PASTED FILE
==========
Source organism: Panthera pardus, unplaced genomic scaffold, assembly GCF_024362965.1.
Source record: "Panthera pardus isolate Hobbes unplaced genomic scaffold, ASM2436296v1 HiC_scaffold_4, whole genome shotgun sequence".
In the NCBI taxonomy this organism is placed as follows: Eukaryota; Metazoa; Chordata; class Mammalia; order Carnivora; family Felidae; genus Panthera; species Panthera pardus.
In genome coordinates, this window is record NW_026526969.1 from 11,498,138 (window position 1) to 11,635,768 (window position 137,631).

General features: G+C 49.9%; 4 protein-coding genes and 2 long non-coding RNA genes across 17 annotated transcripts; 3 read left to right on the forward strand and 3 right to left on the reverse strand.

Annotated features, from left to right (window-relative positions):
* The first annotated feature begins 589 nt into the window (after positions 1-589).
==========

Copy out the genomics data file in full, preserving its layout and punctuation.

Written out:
Source organism: Panthera pardus, unplaced genomic scaffold, assembly GCF_024362965.1.
Source record: "Panthera pardus isolate Hobbes unplaced genomic scaffold, ASM2436296v1 HiC_scaffold_4, whole genome shotgun sequence".
In the NCBI taxonomy this organism is placed as follows: Eukaryota; Metazoa; Chordata; class Mammalia; order Carnivora; family Felidae; genus Panthera; species Panthera pardus.
In genome coordinates, this window is record NW_026526969.1 from 11,498,138 (window position 1) to 11,635,768 (window position 137,631).

General features: G+C 49.9%; 4 protein-coding genes and 2 long non-coding RNA genes across 17 annotated transcripts; 3 read left to right on the forward strand and 3 right to left on the reverse strand.

Annotated features, from left to right (window-relative positions):
* The first annotated feature begins 589 nt into the window (after positions 1-589).